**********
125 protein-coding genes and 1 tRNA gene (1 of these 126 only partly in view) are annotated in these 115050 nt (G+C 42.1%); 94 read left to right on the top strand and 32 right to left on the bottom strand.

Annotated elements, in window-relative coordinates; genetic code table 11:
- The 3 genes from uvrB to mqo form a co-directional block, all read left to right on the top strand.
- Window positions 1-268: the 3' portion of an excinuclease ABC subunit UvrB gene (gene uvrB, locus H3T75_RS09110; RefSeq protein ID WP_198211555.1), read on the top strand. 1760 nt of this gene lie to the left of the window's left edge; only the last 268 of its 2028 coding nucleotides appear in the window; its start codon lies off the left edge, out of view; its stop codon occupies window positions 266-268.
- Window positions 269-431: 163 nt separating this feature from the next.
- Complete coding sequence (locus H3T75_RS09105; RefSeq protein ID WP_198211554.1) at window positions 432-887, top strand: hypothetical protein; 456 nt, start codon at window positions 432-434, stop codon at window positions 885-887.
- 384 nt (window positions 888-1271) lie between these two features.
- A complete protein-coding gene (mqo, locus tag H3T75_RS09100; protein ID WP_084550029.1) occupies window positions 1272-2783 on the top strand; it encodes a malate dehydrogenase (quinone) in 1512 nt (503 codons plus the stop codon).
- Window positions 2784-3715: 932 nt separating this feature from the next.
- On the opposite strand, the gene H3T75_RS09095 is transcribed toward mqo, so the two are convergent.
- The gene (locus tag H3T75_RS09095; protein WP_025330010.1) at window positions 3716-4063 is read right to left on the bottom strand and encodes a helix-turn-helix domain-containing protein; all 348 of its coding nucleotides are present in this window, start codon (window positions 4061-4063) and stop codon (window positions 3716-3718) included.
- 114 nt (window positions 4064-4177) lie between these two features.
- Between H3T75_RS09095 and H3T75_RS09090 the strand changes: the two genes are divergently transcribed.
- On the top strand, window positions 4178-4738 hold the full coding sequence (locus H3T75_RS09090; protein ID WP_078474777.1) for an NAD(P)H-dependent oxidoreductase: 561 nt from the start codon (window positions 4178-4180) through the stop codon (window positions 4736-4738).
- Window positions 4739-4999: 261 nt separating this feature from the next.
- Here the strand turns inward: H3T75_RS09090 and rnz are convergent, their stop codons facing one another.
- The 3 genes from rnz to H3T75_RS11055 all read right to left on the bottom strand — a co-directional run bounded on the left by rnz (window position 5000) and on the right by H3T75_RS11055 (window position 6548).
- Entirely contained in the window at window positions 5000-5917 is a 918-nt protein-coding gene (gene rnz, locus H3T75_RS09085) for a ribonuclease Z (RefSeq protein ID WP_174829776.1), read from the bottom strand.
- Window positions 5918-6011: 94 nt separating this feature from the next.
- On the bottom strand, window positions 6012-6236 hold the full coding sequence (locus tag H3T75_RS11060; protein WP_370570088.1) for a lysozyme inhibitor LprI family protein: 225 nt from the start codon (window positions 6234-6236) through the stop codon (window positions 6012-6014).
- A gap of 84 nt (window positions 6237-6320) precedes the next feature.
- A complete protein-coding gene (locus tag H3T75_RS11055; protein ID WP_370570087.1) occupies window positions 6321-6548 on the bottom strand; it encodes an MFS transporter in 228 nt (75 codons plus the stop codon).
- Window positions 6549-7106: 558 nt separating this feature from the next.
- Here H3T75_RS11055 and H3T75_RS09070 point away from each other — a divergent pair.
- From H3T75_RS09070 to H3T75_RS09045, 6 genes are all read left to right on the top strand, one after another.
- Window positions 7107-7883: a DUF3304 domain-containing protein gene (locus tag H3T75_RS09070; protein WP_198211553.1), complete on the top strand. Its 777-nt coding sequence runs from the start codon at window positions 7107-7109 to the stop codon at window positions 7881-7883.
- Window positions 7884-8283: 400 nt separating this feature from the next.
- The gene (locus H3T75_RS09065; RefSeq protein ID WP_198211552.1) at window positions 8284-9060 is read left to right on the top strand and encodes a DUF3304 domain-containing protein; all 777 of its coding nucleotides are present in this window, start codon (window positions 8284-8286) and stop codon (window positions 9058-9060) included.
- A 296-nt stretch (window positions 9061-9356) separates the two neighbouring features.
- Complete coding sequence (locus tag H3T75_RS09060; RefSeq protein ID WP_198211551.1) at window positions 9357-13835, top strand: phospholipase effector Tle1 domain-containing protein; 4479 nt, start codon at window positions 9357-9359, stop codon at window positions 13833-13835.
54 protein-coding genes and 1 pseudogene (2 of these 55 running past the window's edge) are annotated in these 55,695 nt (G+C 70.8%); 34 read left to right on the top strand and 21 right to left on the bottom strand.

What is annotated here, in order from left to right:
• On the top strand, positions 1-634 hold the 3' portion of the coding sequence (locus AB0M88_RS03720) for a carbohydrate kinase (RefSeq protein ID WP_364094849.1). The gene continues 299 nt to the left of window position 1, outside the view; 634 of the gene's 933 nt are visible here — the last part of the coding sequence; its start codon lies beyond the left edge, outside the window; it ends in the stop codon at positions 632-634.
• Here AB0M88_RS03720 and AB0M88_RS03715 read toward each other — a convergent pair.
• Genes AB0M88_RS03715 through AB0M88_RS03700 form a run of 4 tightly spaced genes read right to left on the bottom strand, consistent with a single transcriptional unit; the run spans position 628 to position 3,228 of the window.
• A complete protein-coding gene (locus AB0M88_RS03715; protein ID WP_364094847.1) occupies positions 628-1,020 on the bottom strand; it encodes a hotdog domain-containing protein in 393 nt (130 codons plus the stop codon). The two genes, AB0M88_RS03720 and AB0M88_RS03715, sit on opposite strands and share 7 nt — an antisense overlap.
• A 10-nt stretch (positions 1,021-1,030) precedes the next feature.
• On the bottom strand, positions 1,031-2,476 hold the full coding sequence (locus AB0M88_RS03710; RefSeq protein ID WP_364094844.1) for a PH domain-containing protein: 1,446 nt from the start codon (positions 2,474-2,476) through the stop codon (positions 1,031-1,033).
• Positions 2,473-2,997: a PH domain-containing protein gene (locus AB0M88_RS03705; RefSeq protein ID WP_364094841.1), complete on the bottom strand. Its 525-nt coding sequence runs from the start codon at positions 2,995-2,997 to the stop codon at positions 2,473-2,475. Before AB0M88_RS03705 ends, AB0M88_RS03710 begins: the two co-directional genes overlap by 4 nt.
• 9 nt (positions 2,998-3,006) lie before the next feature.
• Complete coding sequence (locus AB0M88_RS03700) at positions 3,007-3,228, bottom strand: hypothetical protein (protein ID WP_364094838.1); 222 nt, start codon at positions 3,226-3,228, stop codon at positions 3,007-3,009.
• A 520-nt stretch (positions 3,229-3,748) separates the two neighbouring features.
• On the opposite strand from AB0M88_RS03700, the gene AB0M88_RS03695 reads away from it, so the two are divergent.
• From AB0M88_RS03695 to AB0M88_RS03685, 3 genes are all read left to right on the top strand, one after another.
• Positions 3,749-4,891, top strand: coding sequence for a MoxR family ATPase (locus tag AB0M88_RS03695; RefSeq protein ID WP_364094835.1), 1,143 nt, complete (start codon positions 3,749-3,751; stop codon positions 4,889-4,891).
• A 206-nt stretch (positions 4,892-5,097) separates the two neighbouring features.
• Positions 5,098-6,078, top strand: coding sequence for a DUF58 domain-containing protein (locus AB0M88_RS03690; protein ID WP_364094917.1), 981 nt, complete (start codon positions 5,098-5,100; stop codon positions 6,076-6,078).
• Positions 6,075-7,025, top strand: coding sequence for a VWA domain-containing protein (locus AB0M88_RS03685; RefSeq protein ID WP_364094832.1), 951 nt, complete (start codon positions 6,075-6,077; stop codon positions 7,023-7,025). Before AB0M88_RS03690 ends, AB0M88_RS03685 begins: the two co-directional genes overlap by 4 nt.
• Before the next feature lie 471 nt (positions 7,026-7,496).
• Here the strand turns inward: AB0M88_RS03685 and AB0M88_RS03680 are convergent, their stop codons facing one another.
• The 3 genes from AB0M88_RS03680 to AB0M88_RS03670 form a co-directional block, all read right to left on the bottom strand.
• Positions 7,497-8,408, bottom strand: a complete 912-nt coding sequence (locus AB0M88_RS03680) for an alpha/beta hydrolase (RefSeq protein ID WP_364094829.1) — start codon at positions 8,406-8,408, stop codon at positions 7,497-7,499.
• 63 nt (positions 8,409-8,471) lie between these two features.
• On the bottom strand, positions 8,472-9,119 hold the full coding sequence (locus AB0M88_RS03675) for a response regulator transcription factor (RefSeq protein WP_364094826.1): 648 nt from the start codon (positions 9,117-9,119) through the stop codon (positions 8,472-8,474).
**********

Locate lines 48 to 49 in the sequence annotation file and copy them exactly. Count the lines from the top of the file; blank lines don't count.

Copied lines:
• Positions 6,075-7,025, top strand: coding sequence for a VWA domain-containing protein (locus AB0M88_RS03685; RefSeq protein ID WP_364094832.1), 951 nt, complete (start codon positions 6,075-6,077; stop codon positions 7,023-7,025). Before AB0M88_RS03690 ends, AB0M88_RS03685 begins: the two co-directional genes overlap by 4 nt.
• Before the next feature lie 471 nt (positions 7,026-7,496).